This Progressive Theological approach begins with facts. We know John of Patmos was writing to his contemporaries not long after the Temple was destroyed by the dark forces of Rome headed at one time by the evil Emperor Nero who burned Rome; persecuted Christians; was the last of the Julio-Claudian emperors who ruled in Jesus’ Day; and was the one who (before he died) sent the army that destroyed the Temple. We know in John’s day, a dark Empire dominated the world, in defiance of the light force, a force that was– and is– with Christ.

We know too that poets and story tellers like John wrote in dramatic symbols and metaphor. As I already mentioned apocalyptic writers like John wrote to orally communicate messages by alternative world visions, exaggerating images with a sense of urgency and a call to commitment and action.

We also know that John’s letter was meant for those who listened to his message back then. It is beyond reasonable doubt that any codes, symbols or metaphors were intended for John’s audience–we can still find meaning in them, but we must begin with finding meaning for them. This necessarily means that if there are predictions then that John is forecasting their future and not some other generation’s . . . And guess what? That’s what he claimed to be doing. In the very first sentence of his book John tells the audience the revelation is set out to show them “what must soon take place.” A couple of verses later he reiterates the book is for them now “for the time is near.” Then at the end of the book John circles back and states he is revealing something soon to those then living. In short, predictions in Revelation were meant for then, not now. “Then” being around the end of the first century A.D. All of this means that whatever Truths we might find in the Book of Revelation we cannot ignore the first truth stated by the author that it was for his audience and pertained to THEIR time!

Think about it. Why would John write a letter that had no meaning to his audience? If he was describing events in a distance future, the words would be babble to them – just as they are babble to us when taken out of the time it was meant for. John’s intent as a Christian leader was to send a message to other Christians of his day, not to us.
That makes sense and it fits John’s own words. Plus if we dig around we can also find the symbolic imagery referencing realities of his day. For instance, it was common back then to assign numbers to letters in a human made code called gematria. The famous 666 “mark of the beast” decodes as Caesar Nero, that infamous emperor of Rome who headed up the dark side of the force. Similarly Revelation references to a great prostitute named Babylon who rides the beast of seven mountains, which John’s audience would know was a reference Rome, the beastly behaving empire centered in a city built on seven mountains. And Rome was the “Babylon” of John’s day because it destroyed the Second Temple, like Babylon destroyed the first. John and his audience heard the fantastical magical beast in Revelation as Rome, the dark empire that Christ with the Force of good would stop. Even though John is wrong about the end time coming, he was not wrong about the empire being the dark side of the force, or Christ being the light side of the force.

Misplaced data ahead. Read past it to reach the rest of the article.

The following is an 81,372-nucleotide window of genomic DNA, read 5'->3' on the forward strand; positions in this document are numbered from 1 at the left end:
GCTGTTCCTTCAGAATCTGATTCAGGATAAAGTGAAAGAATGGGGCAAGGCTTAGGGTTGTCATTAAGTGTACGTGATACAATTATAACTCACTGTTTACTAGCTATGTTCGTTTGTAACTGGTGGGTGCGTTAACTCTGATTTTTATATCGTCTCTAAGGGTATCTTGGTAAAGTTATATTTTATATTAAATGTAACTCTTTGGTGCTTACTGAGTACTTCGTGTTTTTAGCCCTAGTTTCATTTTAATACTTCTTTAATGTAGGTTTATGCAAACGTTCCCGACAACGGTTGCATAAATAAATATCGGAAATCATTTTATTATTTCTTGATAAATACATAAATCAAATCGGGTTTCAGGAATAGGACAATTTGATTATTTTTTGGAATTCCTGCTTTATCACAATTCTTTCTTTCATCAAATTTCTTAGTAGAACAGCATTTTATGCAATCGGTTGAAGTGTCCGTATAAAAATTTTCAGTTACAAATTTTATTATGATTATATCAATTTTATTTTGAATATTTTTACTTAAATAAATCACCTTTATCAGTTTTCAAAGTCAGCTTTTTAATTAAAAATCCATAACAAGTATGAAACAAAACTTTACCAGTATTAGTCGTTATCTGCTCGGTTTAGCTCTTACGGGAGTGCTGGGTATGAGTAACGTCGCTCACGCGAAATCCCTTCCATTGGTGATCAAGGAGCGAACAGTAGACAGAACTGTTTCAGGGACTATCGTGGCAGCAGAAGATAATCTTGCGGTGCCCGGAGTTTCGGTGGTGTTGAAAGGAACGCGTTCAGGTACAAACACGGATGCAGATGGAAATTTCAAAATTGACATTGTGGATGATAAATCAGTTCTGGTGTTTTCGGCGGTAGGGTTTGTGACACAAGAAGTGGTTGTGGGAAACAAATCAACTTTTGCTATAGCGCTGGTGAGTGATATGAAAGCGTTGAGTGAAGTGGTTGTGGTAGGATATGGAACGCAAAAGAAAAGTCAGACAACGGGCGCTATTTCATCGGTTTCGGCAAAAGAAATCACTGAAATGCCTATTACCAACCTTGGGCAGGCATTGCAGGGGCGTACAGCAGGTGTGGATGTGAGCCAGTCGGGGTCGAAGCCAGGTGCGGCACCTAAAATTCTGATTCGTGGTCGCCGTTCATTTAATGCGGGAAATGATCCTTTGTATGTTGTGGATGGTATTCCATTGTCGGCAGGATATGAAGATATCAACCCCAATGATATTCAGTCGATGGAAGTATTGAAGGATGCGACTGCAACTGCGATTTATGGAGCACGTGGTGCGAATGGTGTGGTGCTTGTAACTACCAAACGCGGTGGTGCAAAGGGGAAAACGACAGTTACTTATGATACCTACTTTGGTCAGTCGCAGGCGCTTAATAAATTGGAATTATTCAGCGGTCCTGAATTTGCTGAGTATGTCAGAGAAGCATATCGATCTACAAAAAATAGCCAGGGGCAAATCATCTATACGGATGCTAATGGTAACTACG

At the end of Revelation John evokes images of a New Jerusalem. A new creation on earth where every nation, and their leaders, live and walk in the light of God. The gates of that new city are open to whole world, no bars based on belief or class or skin color or gender or age or sexuality. It’s God’s dream that we heard last week in our lesson from Isaiah 65 and Pastor Anna’s sermon. The is the dream of God in Isaiah, in the teachings of Jesus, in much of the Bible. It is a dream about a peaceful place and a peaceful people.

It is John’s churches dream. It is our dream too. As Marcus Borg puts it in his great chapter on Revelation in Reading the Bible Again for the First Time, “it speaks of the reunion of God with humankind, thereby overcoming the exile that began in Eden.” Our text today supports that interpretation. First we are told that a great multitude from every nation, tribes, peoples and languages are with God and that, with Christ, God will shelter ALL of them. Then

They will hunger no more, and thirst no more; the sun will not strike them, nor any scorching heat; for the Lamb at the center of the throne will be their shepherd, and he will guide them to springs of the water of life, and God will wipe away every tear from their eyes.

That’s Truth we can get behind, believe in, hope for, pray for and act to bring about.

The end time may not have come if that was what John literally predicted, and it may not be coming soon, but The Book of Revelation nonetheless captures the Truth . . . the Truth that peace is God’s aim and God’s dream for us and for all of humanity. The truth for us is, Christ is Lord, that God acts to overthrow beastly powers and that we should therefore have faith. It is what the force of good and God and Light drives us toward. May the Force be with us.


* This sermon was greatly influenced by the ideas in Marcus Borg’s book Reading the Bible Again for the First Time, pages 265-296, and Fortress Commentary on the New Testament, pages 715-766.